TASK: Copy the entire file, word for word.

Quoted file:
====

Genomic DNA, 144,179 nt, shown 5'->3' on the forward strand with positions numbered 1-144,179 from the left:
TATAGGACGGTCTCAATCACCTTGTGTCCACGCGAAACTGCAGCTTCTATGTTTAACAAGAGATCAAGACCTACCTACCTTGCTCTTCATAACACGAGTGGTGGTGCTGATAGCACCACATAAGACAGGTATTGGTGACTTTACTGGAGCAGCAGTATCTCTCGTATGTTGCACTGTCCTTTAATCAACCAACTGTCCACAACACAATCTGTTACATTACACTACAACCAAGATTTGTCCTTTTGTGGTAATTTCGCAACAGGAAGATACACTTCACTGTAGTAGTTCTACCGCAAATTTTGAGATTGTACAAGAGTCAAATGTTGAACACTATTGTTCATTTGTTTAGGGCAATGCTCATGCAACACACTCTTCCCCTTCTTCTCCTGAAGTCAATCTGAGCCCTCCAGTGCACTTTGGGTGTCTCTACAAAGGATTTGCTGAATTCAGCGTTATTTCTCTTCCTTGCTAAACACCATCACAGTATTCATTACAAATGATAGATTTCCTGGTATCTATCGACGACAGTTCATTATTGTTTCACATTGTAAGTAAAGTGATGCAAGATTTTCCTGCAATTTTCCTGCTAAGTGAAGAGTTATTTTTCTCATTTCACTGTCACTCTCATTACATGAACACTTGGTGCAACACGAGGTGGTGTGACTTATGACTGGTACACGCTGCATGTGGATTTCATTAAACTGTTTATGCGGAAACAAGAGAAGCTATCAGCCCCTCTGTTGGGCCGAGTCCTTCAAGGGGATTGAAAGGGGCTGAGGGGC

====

Genomic DNA, 144,179 nt, shown 5'->3' on the forward strand with positions numbered 1-144,179 from the left:
TATAGGACGGTCTCAATCACCTTGTGTCCACGCGAAACTGCAGCTTCTATGTTTAACAAGAGATCAAGACCTACCTACCTTGCTCTTCATAACACGAGTGGTGGTGCTGATAGCACCACATAAGACAGGTATTGGTGACTTTACTGGAGCAGCAGTATCTCTCGTATGTTGCACTGTCCTTTAATCAACCAACTGTCCACAACACAATCTGTTACATTACACTACAACCAAGATTTGTCCTTTTGTGGTAATTTCGCAACAGGAAGATACACTTCACTGTAGTAGTTCTACCGCAAATTTTGAGATTGTACAAGAGTCAAATGTTGAACACTATTGTTCATTTGTTTAGGGCAATGCTCATGCAACACACTCTTCCCCTTCTTCTCCTGAAGTCAATCTGAGCCCTCCAGTGCACTTTGGGTGTCTCTACAAAGGATTTGCTGAATTCAGCGTTATTTCTCTTCCTTGCTAAACACCATCACAGTATTCATTACAAATGATAGATTTCCTGGTATCTATCGACGACAGTTCATTATTGTTTCACATTGTAAGTAAAGTGATGCAAGATTTTCCTGCAATTTTCCTGCTAAGTGAAGAGTTATTTTTCTCATTTCACTGTCACTCTCATTACATGAACACTTGGTGCAACACGAGGTGGTGTGACTTATGACTGGTACACGCTGCATGTGGATTTCATTAAACTGTTTATGCGGAAACAAGAGAAGCTATCAGCCCCTCTGTTGGGCCGAGTCCTTCAAGGGGATTGAAAGGGGCTGAGGGGC